Ms. Tippett: You know, I remember when my son whose now 14 — I think he was probably 12 or 13 when he was reading and really just inhaling it. And I asked him what it was about? I mean I heard other people tell me what it was about. And the first word that came out of his mouth is, it’s about poverty. You know, that’s not the word other people — I mean it wasn’t about children struggling.

Ms. Tatar: Oh, that’s fascinating.

Ms. Tippett: I mean it was about children struggling, but if this book has him thinking about poverty, well OK.

Ms. Tatar: Oh yeah, because Katniss is — remember when the book starts out she’s skin and bones.

Ms. Tippett: Yeah.

Ms. Tatar: And she’s, you know, she’s living in Panem, the country of bread, where there is no food. And she, you know, she becomes this extraordinary trickster figure, who has to survive in a time of famine and use her wits.

~

The Holy Week angle, not that there needs to be one, is that Jesus’ story has elements of the trickster as well. But more broadly, I resonate with this exchange, even as I notice that Tippett and Tatar are conflating two things. One, the intensity of those stories as they relate to children. And two, the appropriateness of those stories for children.

And we shouldn’t confuse those two issues. There are spheres for adults and spheres for children. I’ve just noticed that extremely dark stuff (violent or not) is not cathartic or entertaining in the way it once might have been before I started relating to children every day, for many hours a day. The fiction leaks into the non-fiction, and the world looks darker than it really is.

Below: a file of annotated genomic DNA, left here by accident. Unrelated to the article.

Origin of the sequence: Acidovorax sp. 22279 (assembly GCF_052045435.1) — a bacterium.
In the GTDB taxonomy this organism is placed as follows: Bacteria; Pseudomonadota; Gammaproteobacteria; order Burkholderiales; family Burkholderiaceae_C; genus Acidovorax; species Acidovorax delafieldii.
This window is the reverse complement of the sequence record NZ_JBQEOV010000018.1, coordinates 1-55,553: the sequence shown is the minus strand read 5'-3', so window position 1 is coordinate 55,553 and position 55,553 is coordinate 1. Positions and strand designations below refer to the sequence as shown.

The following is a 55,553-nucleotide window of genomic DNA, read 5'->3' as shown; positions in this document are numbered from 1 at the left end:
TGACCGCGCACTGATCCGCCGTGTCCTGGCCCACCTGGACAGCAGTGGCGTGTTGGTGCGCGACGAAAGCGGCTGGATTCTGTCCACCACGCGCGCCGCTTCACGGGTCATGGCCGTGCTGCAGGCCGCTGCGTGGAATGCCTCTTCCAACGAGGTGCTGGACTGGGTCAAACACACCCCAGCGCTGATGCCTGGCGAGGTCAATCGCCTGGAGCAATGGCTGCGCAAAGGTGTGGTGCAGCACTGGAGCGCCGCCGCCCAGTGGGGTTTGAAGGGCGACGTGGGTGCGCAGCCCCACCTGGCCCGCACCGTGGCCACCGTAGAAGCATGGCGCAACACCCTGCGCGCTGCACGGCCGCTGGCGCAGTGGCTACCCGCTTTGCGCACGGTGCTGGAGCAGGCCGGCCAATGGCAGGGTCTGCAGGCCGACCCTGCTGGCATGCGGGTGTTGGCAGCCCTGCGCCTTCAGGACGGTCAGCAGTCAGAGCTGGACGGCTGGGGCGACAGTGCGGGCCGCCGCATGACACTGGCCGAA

But I’m very interested in other perspectives on this.

7 thoughts on “More on Violence and Holy Week: Breaking Bad, Hunger Games

  1. Cindy B

    When my children were going through grade school and even into high school I had to stop reading murder mysteries. They were just too dark for me. Even fictionalized accounts of unexpected violent death suddenly seemed more devastating to me. It could happen to my kids, my husband.
    Then I found myself shunning the morning news programs. The level of fear that they focus on in an effort to seem compelling was no longer acceptable to me. I went to fewer and fewer violent movies. I just didn’t want to expose myself to that level of darkness. It wasn’t a part of my daily life unless I chose to expose myself to it and so I didn’t. Lord knows, there was enough drama in the every day, non-violent events in the lives of the church and presbytery members. Real life and death packed enough punch.
    But now that my boys are just about through their teens (one more month until my youngest is 20 years old) I have begun to return to my murder mysteries. I watch a few more shows that are darker. Haven’t brought myself to watch Breaking Bad yet, although my young men tell me that I should. Never going to return to “sensationalized” news programming – NPR is enough for me!
    I think that raising children focuses our attention and raises our vulnerability. If we are wise, we will manage our daily diet of what we allow to influence us. Some of those choices may be life-long and others for a season.

    Reply
  2. Andy Acton